However, while vetting candidates and voting promptly on their suitability for office is essential, and very much constitutional, the practice of holds is not inherent to our system of government. Indeed, holds were not even commonly exercised until recent decades, having originated as an informal courtesy that senators extended to one another on the basis of the chamber’s reliance on “unanimous consent” to conduct much of its business. Today, the use of holds is overly expansive, as the Hawley case exemplifies. In a period of exceptionally complex national security challenges, they can harm U.S. national security.
The use of a hold to try to force the resignation of a sitting official escalates the concept dramatically beyond its original intent. Moreover, if there ever were a situation in which a hold could be appropriate for such purposes, this is not it. To be sure, the collapse of the government in Afghanistan has been tragic, and raises serious questions about specific choices that could have been made differently. But in this case, even more than in most, the policy was clearly President Biden’s. One of us (Twardowski) agreed with the policy, while the other (O’Hanlon) didn’t. But once the United States was down to nearly zero troops on the ground in midsummer, we were likely to lose most control of the situation. As ugly as August in Afghanistan was — and as tragic as was the Aug. 26 truck bombing that killed 13 brave Americans, as well as the ensuing U.S. retaliatory strike against the wrong target in Kabul — by that point any plausible scenario was likely to be bad.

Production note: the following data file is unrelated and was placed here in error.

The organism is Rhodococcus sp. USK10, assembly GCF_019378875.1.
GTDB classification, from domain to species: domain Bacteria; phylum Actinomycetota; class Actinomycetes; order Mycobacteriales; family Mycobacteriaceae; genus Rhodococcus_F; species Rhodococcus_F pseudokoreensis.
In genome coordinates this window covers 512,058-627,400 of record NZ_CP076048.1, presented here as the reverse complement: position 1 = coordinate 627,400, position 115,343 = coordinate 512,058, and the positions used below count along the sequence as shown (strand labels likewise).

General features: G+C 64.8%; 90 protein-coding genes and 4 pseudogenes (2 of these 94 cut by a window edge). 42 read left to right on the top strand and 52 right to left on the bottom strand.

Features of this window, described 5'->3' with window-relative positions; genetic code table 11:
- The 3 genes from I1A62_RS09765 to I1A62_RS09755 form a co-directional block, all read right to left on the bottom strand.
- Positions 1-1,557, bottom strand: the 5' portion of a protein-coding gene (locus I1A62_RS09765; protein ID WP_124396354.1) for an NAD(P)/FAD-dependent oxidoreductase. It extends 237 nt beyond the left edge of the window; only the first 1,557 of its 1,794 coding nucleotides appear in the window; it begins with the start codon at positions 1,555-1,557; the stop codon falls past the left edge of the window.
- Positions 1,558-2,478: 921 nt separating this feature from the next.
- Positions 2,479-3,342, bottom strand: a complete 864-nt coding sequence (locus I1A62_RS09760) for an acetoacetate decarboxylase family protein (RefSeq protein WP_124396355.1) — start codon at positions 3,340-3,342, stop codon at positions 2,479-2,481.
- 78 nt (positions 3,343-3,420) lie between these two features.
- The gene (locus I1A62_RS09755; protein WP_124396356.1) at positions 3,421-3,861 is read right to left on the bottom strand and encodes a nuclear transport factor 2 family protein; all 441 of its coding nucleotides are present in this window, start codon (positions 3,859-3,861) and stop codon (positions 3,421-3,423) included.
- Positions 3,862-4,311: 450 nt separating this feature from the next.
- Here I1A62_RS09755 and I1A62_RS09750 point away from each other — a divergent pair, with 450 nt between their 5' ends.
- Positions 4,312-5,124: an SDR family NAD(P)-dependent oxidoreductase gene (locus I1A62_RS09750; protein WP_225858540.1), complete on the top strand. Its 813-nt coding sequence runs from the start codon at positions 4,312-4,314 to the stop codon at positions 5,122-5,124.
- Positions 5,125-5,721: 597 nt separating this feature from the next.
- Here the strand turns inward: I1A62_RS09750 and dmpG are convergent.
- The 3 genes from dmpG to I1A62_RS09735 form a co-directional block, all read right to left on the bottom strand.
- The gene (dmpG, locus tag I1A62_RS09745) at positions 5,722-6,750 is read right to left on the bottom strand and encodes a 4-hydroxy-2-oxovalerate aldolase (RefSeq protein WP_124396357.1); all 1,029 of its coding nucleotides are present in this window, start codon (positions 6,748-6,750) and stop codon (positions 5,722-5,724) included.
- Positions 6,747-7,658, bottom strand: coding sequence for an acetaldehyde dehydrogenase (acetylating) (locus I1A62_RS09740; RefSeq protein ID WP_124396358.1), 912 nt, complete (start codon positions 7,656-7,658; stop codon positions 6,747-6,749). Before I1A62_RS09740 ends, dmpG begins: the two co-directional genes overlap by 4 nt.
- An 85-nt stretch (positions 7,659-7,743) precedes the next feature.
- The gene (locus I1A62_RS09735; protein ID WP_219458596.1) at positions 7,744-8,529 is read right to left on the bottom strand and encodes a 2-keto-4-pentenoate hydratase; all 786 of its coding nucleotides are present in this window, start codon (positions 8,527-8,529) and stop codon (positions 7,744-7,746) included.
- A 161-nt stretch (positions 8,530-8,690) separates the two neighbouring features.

For some, Biden’s policy of rapid U.S. departure this year was a mistake; the policy implementation, however, was hardly an unmitigated disaster — and it was in implementation where Sullivan and Company arguably played their greatest roles. On balance, the evacuation effort was impressive, removing more than 120,000 Americans and Afghans — about as many people as were airlifted out of Vietnam over a 14-month period in 1975-1976, according to Vice Chairman of the Joint Chiefs of Staff Gen. John Hyten. Even after the departure of all U.S. troops at the end of the month, remaining Americans still have been able to leave the country.